New found wood. #1: The wood you throw away...

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Blog entry by JAcker posted 03-27-2012 01:03 AM 2568 reads 0 times favorited 4 comments Add to Favorites Watch
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This past weekend I made a mallet. Nothing fancy – I had some oak scraps and I made a mallet.

But like every other project I’ve done, I learned something along the way or after. My learning moment came while picking up some fittings for further tweaking my DC. One of the guys at the woodworking shop (Highland Woodworking if you must know), the guy who actually told me to buy my bandsaw off Craigslist rather than buying a new one, asked what I was making. I mentioned my mallet. He asked if I had made it out of ash, or maple, or walnut, (dogwood?), or perhaps from that hickory tree you told me about? I told him about my scrap of white oak… oh yes, he said, that would be pretty good too.

A few hours later, in the middle of actual work, it hit me. Did he say dogwood? Off to Lumberjocks and Google! Apparently he meant dogwood. Work now forgotten on the computer screen I raced outside and started pulling on the ivy searching for … a moldy log with ants all over it. No matter.

A few quick blows with the back end of an axe knocked most of the bark loose revealing undamaged wood underneath.

DC – on, BS shooting board with log bracket in place, expose the full resaw height. Squish a few ants still crawling on the log. Check the balance on the BS table – it is stable. Power on and …

to think I was letting this rot out in the ivy. In our area there is some kind of virulent root fungus that has been killing off the dogwoods. In the past three years I have felled three dead dogwoods in my yard. At the time I was not doing any woodworking and just sawed the pieces small enough so they would disappear into the ubiquitous ivy.

Here are a few more larger logs I’ve managed to dig out. In this picture you can see a stump with some stones around it – this was the largest of the dying dogwoods. Despite the losses, my house is surrounded by huge oaks with dogwoods nestled underneath. They are particularly breathtaking now -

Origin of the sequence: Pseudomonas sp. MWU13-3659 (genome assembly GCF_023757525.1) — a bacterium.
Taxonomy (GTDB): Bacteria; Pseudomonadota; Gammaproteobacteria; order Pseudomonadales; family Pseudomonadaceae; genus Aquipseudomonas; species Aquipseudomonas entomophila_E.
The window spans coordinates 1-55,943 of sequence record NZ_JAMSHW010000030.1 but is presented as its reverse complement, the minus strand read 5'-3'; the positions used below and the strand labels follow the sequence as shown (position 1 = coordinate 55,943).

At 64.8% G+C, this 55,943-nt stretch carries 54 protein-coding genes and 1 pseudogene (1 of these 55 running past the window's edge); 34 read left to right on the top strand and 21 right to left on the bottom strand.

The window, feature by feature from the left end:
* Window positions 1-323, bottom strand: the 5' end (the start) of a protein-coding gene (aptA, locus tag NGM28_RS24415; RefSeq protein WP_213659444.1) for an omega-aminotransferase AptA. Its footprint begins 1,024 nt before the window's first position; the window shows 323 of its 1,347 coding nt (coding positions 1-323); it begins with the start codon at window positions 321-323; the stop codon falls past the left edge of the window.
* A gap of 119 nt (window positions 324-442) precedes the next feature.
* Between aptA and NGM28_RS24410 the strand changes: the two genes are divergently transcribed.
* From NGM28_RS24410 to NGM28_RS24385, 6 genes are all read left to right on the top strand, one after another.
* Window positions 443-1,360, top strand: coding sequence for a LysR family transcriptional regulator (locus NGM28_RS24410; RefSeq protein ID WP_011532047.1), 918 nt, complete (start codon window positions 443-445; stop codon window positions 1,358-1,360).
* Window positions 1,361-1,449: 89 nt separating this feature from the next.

I recall the dogwoods around my home growing up. For a school project we collected dogwood seeds and sent them to Japan… my kids recognize the dogwoods and fight over who gets to plant and care for the saplings we’ve been planting each year. And now, a new reason to love those trees…

4 comments so far

View ronniebo's profile


128 posts in 2694 days

#1 posted 03-27-2012 09:53 PM

I`ll be taking good care of the little dogwoods in our place now!
Does anyone have any fotos of finished work in dogwood?
Ron in Sunny Hobart

View DocSavage45's profile


8609 posts in 2871 days

#2 posted 03-28-2012 04:30 PM

Sounds pretty exciting. Using what is available and given as a gift? Only we have to be able to see it? I use to live in Arkansas and when spring came around the dogwood was beautiful. Had to cut down a volunteer elm too close to my house that I didn’t remove before. It’s sittng in my yard and I am trying to figure out what to do with it before I cut it up. Thanks!

-- Cau Haus Designs, Thomas J. Tieffenbacher

View shipwright's profile


7996 posts in 2826 days

#3 posted 03-28-2012 05:13 PM

Dogwood is the provincial flower of British Columbia and near the coast at least, we have lots of it. One of my earliest project posts here on LJ’s was about if not from the lovely Dogwood.

-- Paul M ..............If God wanted us to have fiberglass boats he would have given us fibreglass trees.

View JAcker's profile


22 posts in 2354 days

#4 posted 03-28-2012 06:09 PM

I have found very few pictures of what finished dogwood looks like. These logs have been sitting out in the weather (uncovered) are too wet to do much with other than to knock out some test pieces. This is a picture of one of the pieces I cut off the log and planed (no sanding) and put 2 coats of BLO on just to get a sense for the finished look. The planer exposed a few pale wormy bugs of some type – the holes all seem to be less than one inch into the wood.

Perhaps we need a discussion thread on finishing dogwood?

I can’t resist posting more pictures – this is a pair of saplings we started 2 years ago about ready for transplanting. No flowers this year

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